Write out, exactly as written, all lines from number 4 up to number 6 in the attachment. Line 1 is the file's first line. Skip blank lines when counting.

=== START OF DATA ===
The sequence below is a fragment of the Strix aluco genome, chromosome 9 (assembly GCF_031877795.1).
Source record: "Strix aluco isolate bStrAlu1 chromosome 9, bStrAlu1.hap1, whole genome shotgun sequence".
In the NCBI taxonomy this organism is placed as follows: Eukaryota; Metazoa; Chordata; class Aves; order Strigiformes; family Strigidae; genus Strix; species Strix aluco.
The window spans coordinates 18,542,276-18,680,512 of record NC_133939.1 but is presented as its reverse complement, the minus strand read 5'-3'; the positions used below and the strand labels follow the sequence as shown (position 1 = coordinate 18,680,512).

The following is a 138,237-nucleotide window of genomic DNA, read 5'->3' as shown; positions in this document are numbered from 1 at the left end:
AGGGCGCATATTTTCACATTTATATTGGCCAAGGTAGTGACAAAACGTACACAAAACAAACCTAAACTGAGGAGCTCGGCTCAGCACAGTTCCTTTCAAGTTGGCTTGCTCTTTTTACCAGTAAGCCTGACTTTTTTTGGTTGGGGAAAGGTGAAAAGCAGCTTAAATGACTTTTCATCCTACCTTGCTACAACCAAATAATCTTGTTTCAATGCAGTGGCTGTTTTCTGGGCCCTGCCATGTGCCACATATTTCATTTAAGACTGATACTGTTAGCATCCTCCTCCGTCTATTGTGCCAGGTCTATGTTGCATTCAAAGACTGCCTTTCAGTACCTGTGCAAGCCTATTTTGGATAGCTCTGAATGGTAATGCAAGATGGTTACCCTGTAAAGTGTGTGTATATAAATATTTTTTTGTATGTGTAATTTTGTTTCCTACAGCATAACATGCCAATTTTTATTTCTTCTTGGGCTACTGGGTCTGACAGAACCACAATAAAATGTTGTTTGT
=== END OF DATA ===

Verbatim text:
The window spans coordinates 18,542,276-18,680,512 of record NC_133939.1 but is presented as its reverse complement, the minus strand read 5'-3'; the positions used below and the strand labels follow the sequence as shown (position 1 = coordinate 18,680,512).

The following is a 138,237-nucleotide window of genomic DNA, read 5'->3' as shown; positions in this document are numbered from 1 at the left end:
AGGGCGCATATTTTCACATTTATATTGGCCAAGGTAGTGACAAAACGTACACAAAACAAACCTAAACTGAGGAGCTCGGCTCAGCACAGTTCCTTTCAAGTTGGCTTGCTCTTTTTACCAGTAAGCCTGACTTTTTTTGGTTGGGGAAAGGTGAAAAGCAGCTTAAATGACTTTTCATCCTACCTTGCTACAACCAAATAATCTTGTTTCAATGCAGTGGCTGTTTTCTGGGCCCTGCCATGTGCCACATATTTCATTTAAGACTGATACTGTTAGCATCCTCCTCCGTCTATTGTGCCAGGTCTATGTTGCATTCAAAGACTGCCTTTCAGTACCTGTGCAAGCCTATTTTGGATAGCTCTGAATGGTAATGCAAGATGGTTACCCTGTAAAGTGTGTGTATATAAATATTTTTTTGTATGTGTAATTTTGTTTCCTACAGCATAACATGCCAATTTTTATTTCTTCTTGGGCTACTGGGTCTGACAGAACCACAATAAAATGTTGTTTGT